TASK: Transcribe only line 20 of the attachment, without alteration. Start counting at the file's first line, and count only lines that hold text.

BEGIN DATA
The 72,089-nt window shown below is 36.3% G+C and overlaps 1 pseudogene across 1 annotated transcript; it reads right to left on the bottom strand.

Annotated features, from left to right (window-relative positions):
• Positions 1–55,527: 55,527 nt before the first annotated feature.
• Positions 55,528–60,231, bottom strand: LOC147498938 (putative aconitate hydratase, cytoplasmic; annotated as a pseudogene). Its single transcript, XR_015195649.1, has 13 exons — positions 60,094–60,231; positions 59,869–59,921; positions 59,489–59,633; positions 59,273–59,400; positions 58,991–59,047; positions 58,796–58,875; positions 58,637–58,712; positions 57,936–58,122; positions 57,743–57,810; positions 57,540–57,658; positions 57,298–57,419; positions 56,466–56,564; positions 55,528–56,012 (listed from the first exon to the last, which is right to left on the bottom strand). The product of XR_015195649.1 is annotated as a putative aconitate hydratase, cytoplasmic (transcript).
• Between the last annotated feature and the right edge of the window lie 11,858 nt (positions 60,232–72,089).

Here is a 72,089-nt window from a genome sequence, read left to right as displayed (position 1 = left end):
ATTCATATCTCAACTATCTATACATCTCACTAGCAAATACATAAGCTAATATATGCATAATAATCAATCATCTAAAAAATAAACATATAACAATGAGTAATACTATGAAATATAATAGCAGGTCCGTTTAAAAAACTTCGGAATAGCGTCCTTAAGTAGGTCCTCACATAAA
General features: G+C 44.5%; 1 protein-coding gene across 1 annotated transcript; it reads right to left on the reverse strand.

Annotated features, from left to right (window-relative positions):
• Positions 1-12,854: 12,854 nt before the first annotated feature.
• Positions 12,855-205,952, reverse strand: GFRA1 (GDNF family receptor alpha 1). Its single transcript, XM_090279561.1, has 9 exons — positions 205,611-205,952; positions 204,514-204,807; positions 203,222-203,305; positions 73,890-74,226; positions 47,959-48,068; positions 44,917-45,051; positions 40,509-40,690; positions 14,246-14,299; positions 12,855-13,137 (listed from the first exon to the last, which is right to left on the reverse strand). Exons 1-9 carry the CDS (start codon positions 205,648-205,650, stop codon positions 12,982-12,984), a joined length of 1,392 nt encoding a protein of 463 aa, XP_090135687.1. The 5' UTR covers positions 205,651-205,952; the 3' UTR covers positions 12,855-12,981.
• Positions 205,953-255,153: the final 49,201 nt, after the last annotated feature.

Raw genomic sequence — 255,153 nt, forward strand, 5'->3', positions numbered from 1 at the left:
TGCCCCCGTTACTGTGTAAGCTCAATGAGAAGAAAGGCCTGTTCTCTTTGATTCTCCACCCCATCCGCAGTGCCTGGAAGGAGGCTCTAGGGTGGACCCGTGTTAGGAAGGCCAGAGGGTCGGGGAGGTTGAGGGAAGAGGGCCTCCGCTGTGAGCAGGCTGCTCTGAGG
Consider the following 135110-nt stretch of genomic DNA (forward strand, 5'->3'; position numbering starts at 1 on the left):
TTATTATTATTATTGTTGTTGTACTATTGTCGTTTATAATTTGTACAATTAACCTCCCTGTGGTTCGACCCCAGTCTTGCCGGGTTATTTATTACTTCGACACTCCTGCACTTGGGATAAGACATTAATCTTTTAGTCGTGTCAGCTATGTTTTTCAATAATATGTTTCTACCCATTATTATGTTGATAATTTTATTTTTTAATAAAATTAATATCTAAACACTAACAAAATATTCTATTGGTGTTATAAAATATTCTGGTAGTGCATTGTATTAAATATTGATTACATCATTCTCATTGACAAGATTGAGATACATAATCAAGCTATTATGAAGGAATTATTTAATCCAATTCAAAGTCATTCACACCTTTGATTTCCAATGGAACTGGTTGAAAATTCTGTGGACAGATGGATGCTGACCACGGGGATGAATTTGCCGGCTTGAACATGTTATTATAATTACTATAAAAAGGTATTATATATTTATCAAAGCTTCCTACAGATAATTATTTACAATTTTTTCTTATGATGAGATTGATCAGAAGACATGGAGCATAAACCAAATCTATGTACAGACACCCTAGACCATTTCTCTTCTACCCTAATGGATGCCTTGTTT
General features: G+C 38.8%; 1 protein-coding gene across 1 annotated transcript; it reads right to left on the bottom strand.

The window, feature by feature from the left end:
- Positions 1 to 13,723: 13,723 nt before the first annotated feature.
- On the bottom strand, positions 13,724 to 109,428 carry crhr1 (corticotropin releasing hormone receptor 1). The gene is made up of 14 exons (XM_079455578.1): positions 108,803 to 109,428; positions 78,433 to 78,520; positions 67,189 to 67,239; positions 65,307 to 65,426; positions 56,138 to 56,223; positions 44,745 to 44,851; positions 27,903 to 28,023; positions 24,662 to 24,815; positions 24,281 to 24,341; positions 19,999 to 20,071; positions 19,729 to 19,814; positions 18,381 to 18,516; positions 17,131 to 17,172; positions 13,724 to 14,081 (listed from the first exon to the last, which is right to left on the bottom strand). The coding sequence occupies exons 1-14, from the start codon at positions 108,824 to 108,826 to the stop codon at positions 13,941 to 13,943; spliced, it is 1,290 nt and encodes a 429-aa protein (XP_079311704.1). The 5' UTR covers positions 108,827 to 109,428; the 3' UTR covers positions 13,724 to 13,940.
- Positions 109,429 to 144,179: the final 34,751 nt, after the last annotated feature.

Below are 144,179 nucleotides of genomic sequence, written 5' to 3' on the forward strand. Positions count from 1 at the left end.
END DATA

- On the bottom strand, positions 13,724 to 109,428 carry crhr1 (corticotropin releasing hormone receptor 1). The gene is made up of 14 exons (XM_079455578.1): positions 108,803 to 109,428; positions 78,433 to 78,520; positions 67,189 to 67,239; positions 65,307 to 65,426; positions 56,138 to 56,223; positions 44,745 to 44,851; positions 27,903 to 28,023; positions 24,662 to 24,815; positions 24,281 to 24,341; positions 19,999 to 20,071; positions 19,729 to 19,814; positions 18,381 to 18,516; positions 17,131 to 17,172; positions 13,724 to 14,081 (listed from the first exon to the last, which is right to left on the bottom strand). The coding sequence occupies exons 1-14, from the start codon at positions 108,824 to 108,826 to the stop codon at positions 13,941 to 13,943; spliced, it is 1,290 nt and encodes a 429-aa protein (XP_079311704.1). The 5' UTR covers positions 108,827 to 109,428; the 3' UTR covers positions 13,724 to 13,940.